You haven’t met The Hill’s Jacqueline Thomsen! She was at a loss. The New Yorker? What’s that? Jacqueline thought and thought and thought, until her head hurt! Finally, she decided, as she wrote in The Hill, “It’s unclear what New Yorker article Coulter was referring to.”
Armed only with the information that there was an article in a tiny little publication known as “The New Yorker” about asylum applicants being coached on their fake asylum claims, how could an American reporter ever hope to locate “The Asylum Seeker” in the Aug. 1, 2011, New Yorker? Forget “Adios, America,” where it is cited, along with many, many other sources. I can’t read a BOOK, Thomsen thought to herself.
I Googled “New Yorker asylum,” and the article I was referring to came up as the third item in the list. Add “coaching” or “coached,” and it’s the very first item Google gives you. It took 3 seconds.
Thomsen: HOW DOES GOOGLE WORK, ANYWAY?
The New Yorker article begins with “Caroline,” an illegal alien from a middle-class family in Africa, who passed herself off to U.S. immigration authorities as a victim of rape and torture. As she admitted to The New Yorker, while giggling: “I have never been raped.”
Fortunately, “Caroline had been tutored in how to act like a rape victim by her landlady in the Bronx, who hadn’t been raped, either, but had successfully applied for asylum.”
As she prepared to weep and lie through her interview with a very tough American immigration officer about her nonexistent torture and rape, Caroline said of the country she was lying her way into: “I don’t know why I didn’t just go back. They are racists and xenophobes here.”
Luckily, we have the very best government officials reviewing asylum applications. (Pasted on the window of one immigration official’s office was a cover from the official Cuban Communist newspaper.) Caroline’s completely apocryphal asylum application was, naturally, approved.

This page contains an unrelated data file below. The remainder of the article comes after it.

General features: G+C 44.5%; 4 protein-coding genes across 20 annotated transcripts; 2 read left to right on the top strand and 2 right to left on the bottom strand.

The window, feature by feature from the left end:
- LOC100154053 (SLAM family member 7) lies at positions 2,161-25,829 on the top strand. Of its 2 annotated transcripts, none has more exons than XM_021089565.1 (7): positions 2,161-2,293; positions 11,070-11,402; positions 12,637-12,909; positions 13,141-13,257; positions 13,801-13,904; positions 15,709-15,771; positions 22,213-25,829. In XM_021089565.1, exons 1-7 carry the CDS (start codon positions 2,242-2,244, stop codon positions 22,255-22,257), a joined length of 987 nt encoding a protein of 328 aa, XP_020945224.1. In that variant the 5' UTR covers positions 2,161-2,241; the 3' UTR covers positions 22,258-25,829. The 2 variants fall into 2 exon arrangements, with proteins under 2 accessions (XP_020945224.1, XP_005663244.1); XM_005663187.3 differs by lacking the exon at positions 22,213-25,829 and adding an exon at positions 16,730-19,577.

Our immigration officials are so thorough, so hard to fool, that they granted Beatrice Munyenyezi asylum and citizenship, allowing her and her kids to live off the U.S. taxpayers for 10 years before federal prosecutors noticed, Hey! Munyenyezi wasn’t a victim of the Rwandan genocide; she was a perpetrator! Munyenyezi had personally sentenced thousands of Rwandan women and children to death.
And now the poor murderess has been SEPARATED FROM HER CHILDREN!
Crack reporter Thomsen must have missed that story, too. For her reading pleasure, assuming she can read: Chris McGreal, “Rwandan woman stripped of U.S. citizenship after lying about genocide,” The Guardian, Feb. 22, 2013.
One asylum applicant written about in The New York Times claimed she was being persecuted in Russia because she was gay. She told her immigration lawyer, “I’m not gay at all. I don’t even like gay people.” (For ace Hill reporter Thomsen, who is hopelessly confused about “books” and “Google,” the cite is: Sam Dolnick, “Asylum Ploys Play Off News to Open Door,” The New York Times, July 12, 2011.)
Usually, frauds are only exposed when the asylum applicant makes the news. You’d think one of these times, an asylee would become famous and we’d find out: Hey, this person really was fleeing persecution!